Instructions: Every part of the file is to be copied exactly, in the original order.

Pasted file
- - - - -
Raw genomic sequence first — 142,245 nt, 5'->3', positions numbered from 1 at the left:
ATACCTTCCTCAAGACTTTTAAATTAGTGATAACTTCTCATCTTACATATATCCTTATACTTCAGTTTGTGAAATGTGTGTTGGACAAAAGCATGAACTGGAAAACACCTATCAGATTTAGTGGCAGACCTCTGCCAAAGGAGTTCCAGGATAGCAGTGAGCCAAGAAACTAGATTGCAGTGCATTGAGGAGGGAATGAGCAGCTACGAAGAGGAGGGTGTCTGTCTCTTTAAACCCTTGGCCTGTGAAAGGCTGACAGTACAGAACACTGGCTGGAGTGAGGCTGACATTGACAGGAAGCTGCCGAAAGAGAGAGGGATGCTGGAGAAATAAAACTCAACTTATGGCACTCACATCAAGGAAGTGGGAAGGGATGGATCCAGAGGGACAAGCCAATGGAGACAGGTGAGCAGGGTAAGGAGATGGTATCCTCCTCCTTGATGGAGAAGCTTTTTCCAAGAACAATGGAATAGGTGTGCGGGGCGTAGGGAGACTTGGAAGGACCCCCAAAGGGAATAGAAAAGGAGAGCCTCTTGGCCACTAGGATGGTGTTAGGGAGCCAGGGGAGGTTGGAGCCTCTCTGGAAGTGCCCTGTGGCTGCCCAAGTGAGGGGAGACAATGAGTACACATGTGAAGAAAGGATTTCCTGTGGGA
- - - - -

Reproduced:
Raw genomic sequence first — 142,245 nt, 5'->3', positions numbered from 1 at the left:
ATACCTTCCTCAAGACTTTTAAATTAGTGATAACTTCTCATCTTACATATATCCTTATACTTCAGTTTGTGAAATGTGTGTTGGACAAAAGCATGAACTGGAAAACACCTATCAGATTTAGTGGCAGACCTCTGCCAAAGGAGTTCCAGGATAGCAGTGAGCCAAGAAACTAGATTGCAGTGCATTGAGGAGGGAATGAGCAGCTACGAAGAGGAGGGTGTCTGTCTCTTTAAACCCTTGGCCTGTGAAAGGCTGACAGTACAGAACACTGGCTGGAGTGAGGCTGACATTGACAGGAAGCTGCCGAAAGAGAGAGGGATGCTGGAGAAATAAAACTCAACTTATGGCACTCACATCAAGGAAGTGGGAAGGGATGGATCCAGAGGGACAAGCCAATGGAGACAGGTGAGCAGGGTAAGGAGATGGTATCCTCCTCCTTGATGGAGAAGCTTTTTCCAAGAACAATGGAATAGGTGTGCGGGGCGTAGGGAGACTTGGAAGGACCCCCAAAGGGAATAGAAAAGGAGAGCCTCTTGGCCACTAGGATGGTGTTAGGGAGCCAGGGGAGGTTGGAGCCTCTCTGGAAGTGCCCTGTGGCTGCCCAAGTGAGGGGAGACAATGAGTACACATGTGAAGAAAGGATTTCCTGTGGGA